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Guide to Life and Literature
of the Southwest


3
General Helps

THERE IS no chart to the Life and Literature of the Southwest. An attempt to put it all into an alphabetically arranged encyclopedia would be futile. All guides to knowledge are too long or too short. This one at the outset adds to its length -- perhaps to its usefulness -- by citing other general reference works and a few anthologies.

Books of the Southwest: A General Bibliography, by Mary Tucker, published by J. J. Augustin, New York, 1937, is better on Indians and the Spanish period than on Anglo-American culture. Southwest Heritage: A Literary History with Bibliography, by Mabel Major, Rebecca W. Smith, and T. M. Pearce, University of New Mexico Press, Albuquerque, 1938, revised 1948, takes up the written material under the time-established heads of Fiction, Poetry, Drama, etc., with due respect to chronological development. A Treasury of Southern Folklore, 1949, and A Treasury of Western Folklore, 1951, both edited by B. A. Botkin and both published by Crown, New York, are so liberal in the extensions of folklore and so voluminous that they amount to literary anthologies.

Of possible use in working out certain phases of life and literature common to the Southwest as well as to the West and Middle West are the following academic treatises: The Frontier in American Literature, by Lucy Lockwood Hazard, New York, 1927; The Literature of the Middle Western Frontier, by Ralph Leslie Rusk, New York, 1925; The Prairie and the Making of Middle America, by Dorothy Anne Dondore, Cedar Rapids, Iowa, 1926; The Literature of the Rocky Mountain West 1803-1903, by L. J. Davidson and P. Bostwick, Caldwell, Idaho, 1939; and The Rediscovery of the Frontier, by Percy H. Boynton, Chicago, 1931. Anyone interested in vitality in any phase of American writing will find Vernon L. Parrington's Main Currents in American Thought (three vols.), New York, 1927-39, an opener-up of avenues.

Perhaps the best anthology of southwestern narratives is Golden Tales of the Southwest, selected by Mary L. Becker, New York, 1939. Two anthologies of southwestern writings are Southwesterners Write, edited by T. M. Pearce and A. P. Thomason, University of New Mexico Press, Albuquerque, 1946, and Roundup Time, edited by George Sessions Perry, Whittlesey House, New York, 1943. Themes common to the Southwest are represented in Western Prose and Poetry, an anthology put together by Rufus A. Coleman, New York, 1932, and in Mid Country: Writings from the Heart of America, edited by Lowry C. Wimberly, University of Nebraska Press, Lincoln, 1945.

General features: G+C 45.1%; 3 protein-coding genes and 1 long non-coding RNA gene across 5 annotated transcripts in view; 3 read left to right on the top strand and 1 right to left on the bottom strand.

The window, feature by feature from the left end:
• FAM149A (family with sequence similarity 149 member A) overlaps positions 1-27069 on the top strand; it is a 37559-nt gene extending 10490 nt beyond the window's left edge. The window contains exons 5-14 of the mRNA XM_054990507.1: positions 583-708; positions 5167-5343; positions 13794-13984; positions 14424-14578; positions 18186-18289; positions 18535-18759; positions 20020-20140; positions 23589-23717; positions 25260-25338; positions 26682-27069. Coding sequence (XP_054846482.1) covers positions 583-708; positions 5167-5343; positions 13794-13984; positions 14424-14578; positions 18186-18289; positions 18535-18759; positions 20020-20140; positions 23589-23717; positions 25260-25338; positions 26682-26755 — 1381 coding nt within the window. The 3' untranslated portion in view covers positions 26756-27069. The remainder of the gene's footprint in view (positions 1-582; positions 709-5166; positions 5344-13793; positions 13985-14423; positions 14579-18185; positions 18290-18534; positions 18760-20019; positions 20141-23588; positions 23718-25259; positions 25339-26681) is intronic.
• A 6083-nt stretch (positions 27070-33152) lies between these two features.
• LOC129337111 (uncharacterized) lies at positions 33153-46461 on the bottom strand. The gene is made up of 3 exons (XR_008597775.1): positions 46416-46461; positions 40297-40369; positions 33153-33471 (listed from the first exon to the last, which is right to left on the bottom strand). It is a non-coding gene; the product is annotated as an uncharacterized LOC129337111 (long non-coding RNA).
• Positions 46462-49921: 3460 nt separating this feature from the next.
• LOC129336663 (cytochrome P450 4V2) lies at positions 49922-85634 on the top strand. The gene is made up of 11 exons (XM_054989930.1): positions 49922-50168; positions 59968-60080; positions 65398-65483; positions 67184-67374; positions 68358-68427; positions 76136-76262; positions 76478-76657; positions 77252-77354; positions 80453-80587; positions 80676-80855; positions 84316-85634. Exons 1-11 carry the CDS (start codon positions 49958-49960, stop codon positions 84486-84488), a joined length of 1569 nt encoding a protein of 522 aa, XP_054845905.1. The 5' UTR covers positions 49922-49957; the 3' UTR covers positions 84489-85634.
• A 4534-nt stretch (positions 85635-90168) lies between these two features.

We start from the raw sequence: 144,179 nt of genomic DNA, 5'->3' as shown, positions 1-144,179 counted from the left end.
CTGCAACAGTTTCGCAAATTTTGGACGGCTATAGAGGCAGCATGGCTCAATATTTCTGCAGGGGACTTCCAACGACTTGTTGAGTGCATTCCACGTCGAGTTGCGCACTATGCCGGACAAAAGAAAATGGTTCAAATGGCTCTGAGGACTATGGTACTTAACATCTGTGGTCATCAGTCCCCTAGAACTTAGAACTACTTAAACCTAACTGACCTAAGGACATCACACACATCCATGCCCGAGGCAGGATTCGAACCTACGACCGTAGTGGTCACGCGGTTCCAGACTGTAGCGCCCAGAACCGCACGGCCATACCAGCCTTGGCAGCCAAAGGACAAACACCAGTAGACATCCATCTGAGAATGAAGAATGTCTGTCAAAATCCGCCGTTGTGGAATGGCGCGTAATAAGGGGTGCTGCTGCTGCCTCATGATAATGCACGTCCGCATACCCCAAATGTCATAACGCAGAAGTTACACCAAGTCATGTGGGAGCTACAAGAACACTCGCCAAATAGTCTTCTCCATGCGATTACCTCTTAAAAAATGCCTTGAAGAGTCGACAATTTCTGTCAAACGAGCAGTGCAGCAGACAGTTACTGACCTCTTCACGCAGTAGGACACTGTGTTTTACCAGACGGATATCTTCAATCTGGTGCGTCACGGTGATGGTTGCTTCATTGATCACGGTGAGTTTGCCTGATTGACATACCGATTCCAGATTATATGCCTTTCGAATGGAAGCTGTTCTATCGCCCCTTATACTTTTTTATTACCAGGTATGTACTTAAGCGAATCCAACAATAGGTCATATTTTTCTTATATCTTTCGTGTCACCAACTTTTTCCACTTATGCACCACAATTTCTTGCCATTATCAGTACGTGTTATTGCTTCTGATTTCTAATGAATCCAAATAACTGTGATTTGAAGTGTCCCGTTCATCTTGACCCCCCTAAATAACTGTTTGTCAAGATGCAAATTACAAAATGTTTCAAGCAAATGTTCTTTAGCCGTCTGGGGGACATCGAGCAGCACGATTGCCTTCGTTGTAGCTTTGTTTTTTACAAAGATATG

For the southern tradition that has flowed into the Southwest Franklin J. Meine's Tall Tales of the Southwest, New York, 1930, OP, is the best anthology published. It is the best anthology of any kind that I know of. A Southern Treasury of Life and Literature, selected by Stark Young, New York, 1937, brings in Texas.

Anthologies of poetry are listed under the heading of "Poetry and Drama." The outstanding state bibliography of the region is A Bibliography of Texas, by C. W. Raines, Austin, 1896. Since this is half a century behind the times, its usefulness is limited. At that, it is more useful than the shiftless, hit-and-miss, ignorance-revealing South of Forty: From the Mississippi to the Rio Grande: A Bibliography, by Jesse L. Rader, Norman, Oklahoma, 1947. Henry R. Wagner's The Plains and the Rockies, "a contribution to the bibliography of original narratives of travel and adventure, 1800-1865," which came out 1920-21, was revised and extended by Charles L. Camp and reprinted in 1937. It is stronger on overland travel than on anything else, only in part covers the Southwest, and excludes a greater length of time than Raines's Bibliography. Now published by Long's College Book Co., Columbus, Ohio.

Mary G. Boyer's Arizona in Literature, Glendale, California, 1934, is an anthology that runs toward six hundred pages. Texas Prose Writings, by Sister M. Agatha, Dallas, 1936, OP, is a meaty, critical survey. L. W. Payne's handbook-sized A Survey of Texas Literature, Chicago, 1928, is complemented by a chapter entitled "Literature and Art in Texas" by J. Frank Dobie in The Book of Texas, New York, 1929. OP.

A Guide to Materials Bearing on Cultural Relations in New Mexico, University of New Mexico Press, Albuquerque, 1944, is so logical and liberal-minded that in some respects it amounts to a bibliography of the whole Southwest; it recognizes the overriding of political boundaries by ideas, human types, and other forms of culture. The New Mexico Quarterly, published by the University of New Mexico, furnishes periodically a bibliographical record of contemporary literature of the Southwest. New Mexico's Own Chronicle, edited by Maurice G. Fulton and Paul Horgan (Dallas, 1937, OP), is an anthology strong on the historical side.

In the lists that follow, the symbol OP indicates that the book is out of print. Many old books obviously out of print are not so tagged.



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